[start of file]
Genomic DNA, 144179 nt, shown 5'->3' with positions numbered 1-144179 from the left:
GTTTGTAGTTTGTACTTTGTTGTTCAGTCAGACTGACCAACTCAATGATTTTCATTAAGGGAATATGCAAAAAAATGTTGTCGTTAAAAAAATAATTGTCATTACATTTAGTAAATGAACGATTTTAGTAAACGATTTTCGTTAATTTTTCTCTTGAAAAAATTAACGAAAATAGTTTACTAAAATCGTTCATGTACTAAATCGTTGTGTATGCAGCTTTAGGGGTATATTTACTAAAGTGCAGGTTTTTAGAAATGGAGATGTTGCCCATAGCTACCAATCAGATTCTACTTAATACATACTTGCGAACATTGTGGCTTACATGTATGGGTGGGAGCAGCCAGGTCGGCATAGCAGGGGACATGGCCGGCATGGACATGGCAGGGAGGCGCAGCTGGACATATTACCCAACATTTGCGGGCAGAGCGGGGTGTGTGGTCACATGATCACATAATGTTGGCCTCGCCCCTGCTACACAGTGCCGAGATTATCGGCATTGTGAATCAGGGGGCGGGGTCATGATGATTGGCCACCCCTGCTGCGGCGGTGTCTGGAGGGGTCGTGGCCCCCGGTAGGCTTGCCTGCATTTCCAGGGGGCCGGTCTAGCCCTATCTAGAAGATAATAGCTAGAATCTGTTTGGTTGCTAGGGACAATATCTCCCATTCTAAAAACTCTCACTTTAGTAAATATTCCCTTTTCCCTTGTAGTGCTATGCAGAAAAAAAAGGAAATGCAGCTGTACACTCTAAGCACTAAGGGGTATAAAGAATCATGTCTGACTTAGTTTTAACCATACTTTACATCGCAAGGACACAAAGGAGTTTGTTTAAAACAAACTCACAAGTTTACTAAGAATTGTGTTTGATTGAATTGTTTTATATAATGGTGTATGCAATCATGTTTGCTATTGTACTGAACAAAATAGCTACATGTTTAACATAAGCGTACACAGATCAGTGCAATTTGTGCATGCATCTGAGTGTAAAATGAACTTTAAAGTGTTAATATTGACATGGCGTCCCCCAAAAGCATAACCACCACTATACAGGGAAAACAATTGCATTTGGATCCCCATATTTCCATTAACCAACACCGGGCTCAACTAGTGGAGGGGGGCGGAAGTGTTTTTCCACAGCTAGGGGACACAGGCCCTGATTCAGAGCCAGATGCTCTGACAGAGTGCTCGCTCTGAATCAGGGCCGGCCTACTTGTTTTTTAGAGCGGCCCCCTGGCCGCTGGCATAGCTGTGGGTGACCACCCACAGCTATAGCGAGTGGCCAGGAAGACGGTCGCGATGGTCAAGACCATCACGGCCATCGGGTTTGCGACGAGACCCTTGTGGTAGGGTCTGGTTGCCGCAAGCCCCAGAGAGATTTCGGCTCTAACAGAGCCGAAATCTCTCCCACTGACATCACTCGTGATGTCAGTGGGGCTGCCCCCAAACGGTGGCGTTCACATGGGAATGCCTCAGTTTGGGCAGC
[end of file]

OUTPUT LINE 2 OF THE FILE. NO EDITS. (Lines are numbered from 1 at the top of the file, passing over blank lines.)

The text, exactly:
GTTTGTAGTTTGTACTTTGTTGTTCAGTCAGACTGACCAACTCAATGATTTTCATTAAGGGAATATGCAAAAAAATGTTGTCGTTAAAAAAATAATTGTCATTACATTTAGTAAATGAACGATTTTAGTAAACGATTTTCGTTAATTTTTCTCTTGAAAAAATTAACGAAAATAGTTTACTAAAATCGTTCATGTACTAAATCGTTGTGTATGCAGCTTTAGGGGTATATTTACTAAAGTGCAGGTTTTTAGAAATGGAGATGTTGCCCATAGCTACCAATCAGATTCTACTTAATACATACTTGCGAACATTGTGGCTTACATGTATGGGTGGGAGCAGCCAGGTCGGCATAGCAGGGGACATGGCCGGCATGGACATGGCAGGGAGGCGCAGCTGGACATATTACCCAACATTTGCGGGCAGAGCGGGGTGTGTGGTCACATGATCACATAATGTTGGCCTCGCCCCTGCTACACAGTGCCGAGATTATCGGCATTGTGAATCAGGGGGCGGGGTCATGATGATTGGCCACCCCTGCTGCGGCGGTGTCTGGAGGGGTCGTGGCCCCCGGTAGGCTTGCCTGCATTTCCAGGGGGCCGGTCTAGCCCTATCTAGAAGATAATAGCTAGAATCTGTTTGGTTGCTAGGGACAATATCTCCCATTCTAAAAACTCTCACTTTAGTAAATATTCCCTTTTCCCTTGTAGTGCTATGCAGAAAAAAAAGGAAATGCAGCTGTACACTCTAAGCACTAAGGGGTATAAAGAATCATGTCTGACTTAGTTTTAACCATACTTTACATCGCAAGGACACAAAGGAGTTTGTTTAAAACAAACTCACAAGTTTACTAAGAATTGTGTTTGATTGAATTGTTTTATATAATGGTGTATGCAATCATGTTTGCTATTGTACTGAACAAAATAGCTACATGTTTAACATAAGCGTACACAGATCAGTGCAATTTGTGCATGCATCTGAGTGTAAAATGAACTTTAAAGTGTTAATATTGACATGGCGTCCCCCAAAAGCATAACCACCACTATACAGGGAAAACAATTGCATTTGGATCCCCATATTTCCATTAACCAACACCGGGCTCAACTAGTGGAGGGGGGCGGAAGTGTTTTTCCACAGCTAGGGGACACAGGCCCTGATTCAGAGCCAGATGCTCTGACAGAGTGCTCGCTCTGAATCAGGGCCGGCCTACTTGTTTTTTAGAGCGGCCCCCTGGCCGCTGGCATAGCTGTGGGTGACCACCCACAGCTATAGCGAGTGGCCAGGAAGACGGTCGCGATGGTCAAGACCATCACGGCCATCGGGTTTGCGACGAGACCCTTGTGGTAGGGTCTGGTTGCCGCAAGCCCCAGAGAGATTTCGGCTCTAACAGAGCCGAAATCTCTCCCACTGACATCACTCGTGATGTCAGTGGGGCTGCCCCCAAACGGTGGCGTTCACATGGGAATGCCTCAGTTTGGGCAGC